The danger He denounced is the burning sense of self, of the old man set on fire of hell. Circumstances might hinder its expression; but it stays in the heart it ruled, and makes itself at length felt in its malignity. He that formed the heart knows it, as He detects a feeling so contrary to His own nature, not only unbecoming in man, but wholly inconsistent with the peacemakers, the pure in heart, the merciful, as well as the poor in spirit, the mourning, the meek, and those hungering and thirsting after righteousness, the blessed ones that suit the kingdom of the heavens. How too could it agree with being persecuted for righteousness' sake? how with being reproached, and having all manner of evil said and done against one falsely for Christ's sake, yet, rejoicing and being exceeding glad to be thus defamed and ill-used for His name?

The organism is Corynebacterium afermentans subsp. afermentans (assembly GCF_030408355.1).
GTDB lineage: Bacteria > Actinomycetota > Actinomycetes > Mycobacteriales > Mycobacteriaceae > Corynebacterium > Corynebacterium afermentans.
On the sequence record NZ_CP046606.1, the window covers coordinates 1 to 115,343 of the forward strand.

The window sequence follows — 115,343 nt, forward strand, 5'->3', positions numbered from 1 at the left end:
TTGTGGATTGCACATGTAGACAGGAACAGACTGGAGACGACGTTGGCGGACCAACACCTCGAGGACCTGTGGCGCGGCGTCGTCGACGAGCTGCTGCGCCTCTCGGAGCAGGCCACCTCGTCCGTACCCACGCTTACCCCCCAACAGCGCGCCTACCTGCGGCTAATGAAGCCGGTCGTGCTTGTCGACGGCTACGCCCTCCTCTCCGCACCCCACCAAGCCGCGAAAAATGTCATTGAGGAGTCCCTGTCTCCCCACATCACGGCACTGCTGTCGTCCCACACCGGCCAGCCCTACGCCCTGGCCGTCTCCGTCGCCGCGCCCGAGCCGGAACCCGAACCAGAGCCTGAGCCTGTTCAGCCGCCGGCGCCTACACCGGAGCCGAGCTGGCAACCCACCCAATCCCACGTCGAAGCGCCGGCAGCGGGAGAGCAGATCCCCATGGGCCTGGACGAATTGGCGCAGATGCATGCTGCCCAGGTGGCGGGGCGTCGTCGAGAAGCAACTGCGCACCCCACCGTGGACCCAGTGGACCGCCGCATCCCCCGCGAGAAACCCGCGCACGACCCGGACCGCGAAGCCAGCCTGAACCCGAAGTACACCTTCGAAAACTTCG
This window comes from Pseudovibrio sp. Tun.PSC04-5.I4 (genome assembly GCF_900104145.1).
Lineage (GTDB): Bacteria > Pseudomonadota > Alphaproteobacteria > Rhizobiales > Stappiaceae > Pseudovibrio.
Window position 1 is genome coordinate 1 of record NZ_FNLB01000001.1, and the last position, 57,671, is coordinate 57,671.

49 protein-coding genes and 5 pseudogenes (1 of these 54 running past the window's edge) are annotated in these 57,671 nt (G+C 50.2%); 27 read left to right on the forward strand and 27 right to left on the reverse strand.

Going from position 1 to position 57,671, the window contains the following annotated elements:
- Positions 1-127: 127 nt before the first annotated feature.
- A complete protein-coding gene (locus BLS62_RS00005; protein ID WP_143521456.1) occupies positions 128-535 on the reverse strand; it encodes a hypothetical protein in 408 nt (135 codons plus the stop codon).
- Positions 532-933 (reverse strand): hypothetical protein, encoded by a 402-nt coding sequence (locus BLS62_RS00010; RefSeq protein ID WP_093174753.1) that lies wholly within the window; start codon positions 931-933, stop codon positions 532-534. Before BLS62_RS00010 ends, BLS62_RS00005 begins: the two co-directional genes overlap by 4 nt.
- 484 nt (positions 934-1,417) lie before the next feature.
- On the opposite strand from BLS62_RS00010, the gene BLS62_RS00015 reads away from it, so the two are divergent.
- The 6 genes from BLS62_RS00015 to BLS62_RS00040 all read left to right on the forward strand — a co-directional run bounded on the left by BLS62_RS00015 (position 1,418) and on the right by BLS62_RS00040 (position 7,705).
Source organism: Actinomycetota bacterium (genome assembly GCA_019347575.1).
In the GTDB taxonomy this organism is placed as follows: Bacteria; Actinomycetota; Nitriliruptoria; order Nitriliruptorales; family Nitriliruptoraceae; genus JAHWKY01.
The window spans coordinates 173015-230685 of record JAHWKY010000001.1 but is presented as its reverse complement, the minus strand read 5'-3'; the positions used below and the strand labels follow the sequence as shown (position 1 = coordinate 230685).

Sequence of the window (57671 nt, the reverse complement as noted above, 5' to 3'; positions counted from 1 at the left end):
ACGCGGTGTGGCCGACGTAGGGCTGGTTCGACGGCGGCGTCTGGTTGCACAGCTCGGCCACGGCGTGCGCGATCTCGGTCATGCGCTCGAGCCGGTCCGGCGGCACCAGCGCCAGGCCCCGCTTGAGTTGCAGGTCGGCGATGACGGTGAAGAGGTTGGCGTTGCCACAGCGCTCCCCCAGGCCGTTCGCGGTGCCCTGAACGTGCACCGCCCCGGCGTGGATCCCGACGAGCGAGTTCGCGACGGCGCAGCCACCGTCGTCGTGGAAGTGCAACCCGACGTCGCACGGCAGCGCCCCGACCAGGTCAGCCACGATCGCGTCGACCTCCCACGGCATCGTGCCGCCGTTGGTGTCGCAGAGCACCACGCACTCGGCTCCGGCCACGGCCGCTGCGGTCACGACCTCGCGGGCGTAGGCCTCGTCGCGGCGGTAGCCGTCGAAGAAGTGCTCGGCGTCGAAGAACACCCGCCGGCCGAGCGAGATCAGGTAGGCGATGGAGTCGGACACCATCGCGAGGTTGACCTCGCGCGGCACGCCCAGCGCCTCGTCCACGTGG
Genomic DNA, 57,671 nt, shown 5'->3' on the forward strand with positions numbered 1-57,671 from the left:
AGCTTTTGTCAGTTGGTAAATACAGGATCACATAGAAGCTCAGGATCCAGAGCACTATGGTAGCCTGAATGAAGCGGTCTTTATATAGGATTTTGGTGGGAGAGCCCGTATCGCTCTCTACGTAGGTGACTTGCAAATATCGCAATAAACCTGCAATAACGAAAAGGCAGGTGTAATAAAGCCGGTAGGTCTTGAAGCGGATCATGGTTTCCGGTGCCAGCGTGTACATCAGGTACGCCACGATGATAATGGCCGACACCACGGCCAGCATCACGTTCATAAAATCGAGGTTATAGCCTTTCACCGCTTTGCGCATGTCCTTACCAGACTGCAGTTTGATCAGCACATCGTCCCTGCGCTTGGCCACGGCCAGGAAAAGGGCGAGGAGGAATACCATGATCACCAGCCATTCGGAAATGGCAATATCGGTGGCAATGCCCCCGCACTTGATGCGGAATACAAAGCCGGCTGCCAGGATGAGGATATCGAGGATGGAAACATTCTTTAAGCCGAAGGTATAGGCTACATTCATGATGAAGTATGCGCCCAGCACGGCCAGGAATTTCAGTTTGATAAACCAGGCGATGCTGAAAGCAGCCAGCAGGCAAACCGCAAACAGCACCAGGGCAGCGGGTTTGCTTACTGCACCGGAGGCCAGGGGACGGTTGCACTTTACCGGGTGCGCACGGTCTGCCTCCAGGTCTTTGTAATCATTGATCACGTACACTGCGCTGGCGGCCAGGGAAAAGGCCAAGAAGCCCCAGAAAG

But we know that very recently (Mark 3:1-61And he entered again into the synagogue; and there was a man there which had a withered hand. 2And they watched him, whether he would heal him on the sabbath day; that they might accuse him. 3And he saith unto the man which had the withered hand, Stand forth. 4And he saith unto them, Is it lawful to do good on the sabbath days, or to do evil? to save life, or to kill? But they held their peace. 5And when he had looked round about on them with anger, being grieved for the hardness of their hearts, he saith unto the man, Stretch forth thine hand. And he stretched it out: and his hand was restored whole as the other. 6And the Pharisees went forth, and straightway took counsel with the Herodians against him, how they might destroy him. (Mark 3:1‑6)) the Holy and the True looked round with anger in the synagogue on those who watched with murderous hate, if He would heal a poor sufferer on the sabbath. Instead of shrinking from the issue, He bade the man rise up into the midst. They (the high and the broad) were silent; but the fire of their anger burned to destroy Him, after He also bade the man stretch out his palsied hand, restored on the instant. His holy anger was distressed at the hardening of their hearts who, in the vain confidence of tradition (ever spurious), were thus maddened against the active and blessed goodness of God as a reality among men here below.